15. Jeremy Bentham advocated neither extreme nor cruel punishment-only punishment sufficiently distasteful to the offender that the discomfort experienced would outweigh the pleasure to be derived from criminal activity. Generally, Bentham argued, the more serious the offense is the more reward it holds for its perpetrator and therefore the more weighty the official response must be. "Pain and pleasure," said Bentham, "are the instruments the legislator has to work with" in controlling _____________________________________ behavior.

16. Jeremy Bentham believed that individuals could be expected to weigh, at least intuitively, the consequences of their behavior before acting so as to maximize their own pleasure and minimize pain. The value of any pleasure, or the inhibitory tendency of any pain, according to Bentham, could be calculated by its ______________________________________________________ (or remoteness in time).

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17. Bentham's other major contribution to criminology was his suggestion that prisons be designed along the lines of what he called a "_________________________." The Panopticon, as Bentham envisioned it, was to be a circular building with cells along the circumference, each clearly visible from a central location staffed by guards. Bentham recommended that Panopticons be constructed near or within cities so that they might serve as examples to others of what would happen to them should they commit crimes.

18. The heritage left by the Classical School is still operative today in the following five principles, each of which is a fundamental constituent of modern-day perspectives on crime and human behavior. LIST and DESCRIBE the five principles as noted in your assigned textbook.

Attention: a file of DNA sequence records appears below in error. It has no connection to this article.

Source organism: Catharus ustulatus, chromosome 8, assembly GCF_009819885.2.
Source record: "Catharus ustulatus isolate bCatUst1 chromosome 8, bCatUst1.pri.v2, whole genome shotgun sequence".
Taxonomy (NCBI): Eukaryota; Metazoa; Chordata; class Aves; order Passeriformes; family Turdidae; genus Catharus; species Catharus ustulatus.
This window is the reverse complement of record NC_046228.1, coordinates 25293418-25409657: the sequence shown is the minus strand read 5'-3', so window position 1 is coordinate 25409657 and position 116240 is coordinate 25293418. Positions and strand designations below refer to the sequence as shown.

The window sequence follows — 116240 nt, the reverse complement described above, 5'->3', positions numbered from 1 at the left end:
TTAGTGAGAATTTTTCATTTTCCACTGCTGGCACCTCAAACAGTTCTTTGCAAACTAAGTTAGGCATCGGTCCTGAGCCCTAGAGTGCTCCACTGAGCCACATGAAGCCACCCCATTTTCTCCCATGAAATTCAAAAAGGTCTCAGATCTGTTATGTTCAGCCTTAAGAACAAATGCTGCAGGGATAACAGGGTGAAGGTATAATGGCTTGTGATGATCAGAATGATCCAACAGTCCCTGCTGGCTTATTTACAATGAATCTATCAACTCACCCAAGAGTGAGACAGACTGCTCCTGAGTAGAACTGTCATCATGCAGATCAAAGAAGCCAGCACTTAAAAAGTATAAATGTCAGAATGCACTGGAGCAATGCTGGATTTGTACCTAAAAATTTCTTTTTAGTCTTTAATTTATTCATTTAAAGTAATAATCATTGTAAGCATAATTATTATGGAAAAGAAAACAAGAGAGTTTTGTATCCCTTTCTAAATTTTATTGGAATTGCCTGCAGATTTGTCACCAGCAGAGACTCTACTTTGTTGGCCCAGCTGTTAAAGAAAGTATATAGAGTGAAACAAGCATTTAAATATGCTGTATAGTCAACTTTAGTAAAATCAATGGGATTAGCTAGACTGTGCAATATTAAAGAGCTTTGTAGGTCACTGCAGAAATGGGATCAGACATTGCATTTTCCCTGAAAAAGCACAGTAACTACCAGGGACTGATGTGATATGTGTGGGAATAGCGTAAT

19. By the end of the 1800s, classical criminology, with its emphasis on free will and individual choice as the root causes of crime, had given way to another approach.___________________, which made use of the scientific method in studying criminality. It is important to realize that positivism, in its original formulation, was based upon an acceptance of hard determinism, or the belief that crime results from forces that are beyond the control of the individual.

20. The resulting resurgence of classical ideals, referred to as____________________________, focused on the importance of character (a kind of middle ground between total free will and hard determinism), the dynamics of character development, and the rational choices that people make as they are faced with opportunities for crime.

21.___________________________ , a product of the late 1970s and early 1980s, mirrors many of the principles found in classical criminology. The theory rests upon the belief that criminals make a conscious, rational, and at least partially informed choice to commit crime. It employs cost-benefit analysis, akin to similar theories in the field of economics, which view human behavior as the result of personal choice made after weighing both the costs and the benefits of available alternatives.

22. Rational choice theory is noteworthy for its emphasis on the rational and adaptive aspects of criminal offending. It "predicts that individuals choose to commit crime when the benefits outweigh the costs of disobeying the law. ________________________ according to such theories, "when opportunities are limited, benefits are reduced, and costs are increased."

23. Central to the __________________________ approach is the claim that crime is likely to occur when a motivated offender and a suitable target come together in the absence of a capable guardian.

24. _________________________ provides an example of soft determinism. It views criminal behavior "as a function of choices and decisions made within a context of situational constraints and opportunities." The theory holds that "crime is not simply a matter of motivation; it is also a matter of opportunity."

25. Twenty-five techniques of situational crime control can be identified, and each can be classified according to the five objectives of situational prevention. DESCRIBE the five objectives as noted in your assigned textbook.

26. Crime, Jack Katz says, is often pleasurable for those committing it, and pleasure of one sort or another is the major ____________________ behind crime.